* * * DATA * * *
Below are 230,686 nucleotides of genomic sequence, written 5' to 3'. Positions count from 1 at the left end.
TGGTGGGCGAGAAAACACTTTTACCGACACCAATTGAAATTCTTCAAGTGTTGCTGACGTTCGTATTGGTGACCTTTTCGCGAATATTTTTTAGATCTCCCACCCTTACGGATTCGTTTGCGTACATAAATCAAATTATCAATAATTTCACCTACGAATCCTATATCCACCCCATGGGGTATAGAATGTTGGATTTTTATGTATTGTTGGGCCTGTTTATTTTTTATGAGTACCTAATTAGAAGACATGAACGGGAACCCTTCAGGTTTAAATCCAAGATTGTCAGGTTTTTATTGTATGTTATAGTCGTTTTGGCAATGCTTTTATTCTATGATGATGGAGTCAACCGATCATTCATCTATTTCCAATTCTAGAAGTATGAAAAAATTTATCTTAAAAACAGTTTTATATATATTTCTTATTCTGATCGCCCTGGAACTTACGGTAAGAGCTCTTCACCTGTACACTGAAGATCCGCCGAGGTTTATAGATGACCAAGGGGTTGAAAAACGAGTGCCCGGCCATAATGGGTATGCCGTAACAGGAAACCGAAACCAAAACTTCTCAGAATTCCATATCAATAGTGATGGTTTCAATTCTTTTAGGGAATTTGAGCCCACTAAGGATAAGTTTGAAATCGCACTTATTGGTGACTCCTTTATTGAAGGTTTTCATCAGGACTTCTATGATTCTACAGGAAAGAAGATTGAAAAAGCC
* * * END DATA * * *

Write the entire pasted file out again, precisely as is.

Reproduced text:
Below are 230,686 nucleotides of genomic sequence, written 5' to 3'. Positions count from 1 at the left end.
TGGTGGGCGAGAAAACACTTTTACCGACACCAATTGAAATTCTTCAAGTGTTGCTGACGTTCGTATTGGTGACCTTTTCGCGAATATTTTTTAGATCTCCCACCCTTACGGATTCGTTTGCGTACATAAATCAAATTATCAATAATTTCACCTACGAATCCTATATCCACCCCATGGGGTATAGAATGTTGGATTTTTATGTATTGTTGGGCCTGTTTATTTTTTATGAGTACCTAATTAGAAGACATGAACGGGAACCCTTCAGGTTTAAATCCAAGATTGTCAGGTTTTTATTGTATGTTATAGTCGTTTTGGCAATGCTTTTATTCTATGATGATGGAGTCAACCGATCATTCATCTATTTCCAATTCTAGAAGTATGAAAAAATTTATCTTAAAAACAGTTTTATATATATTTCTTATTCTGATCGCCCTGGAACTTACGGTAAGAGCTCTTCACCTGTACACTGAAGATCCGCCGAGGTTTATAGATGACCAAGGGGTTGAAAAACGAGTGCCCGGCCATAATGGGTATGCCGTAACAGGAAACCGAAACCAAAACTTCTCAGAATTCCATATCAATAGTGATGGTTTCAATTCTTTTAGGGAATTTGAGCCCACTAAGGATAAGTTTGAAATCGCACTTATTGGTGACTCCTTTATTGAAGGTTTTCATCAGGACTTCTATGATTCTACAGGAAAGAAGATTGAAAAAGCC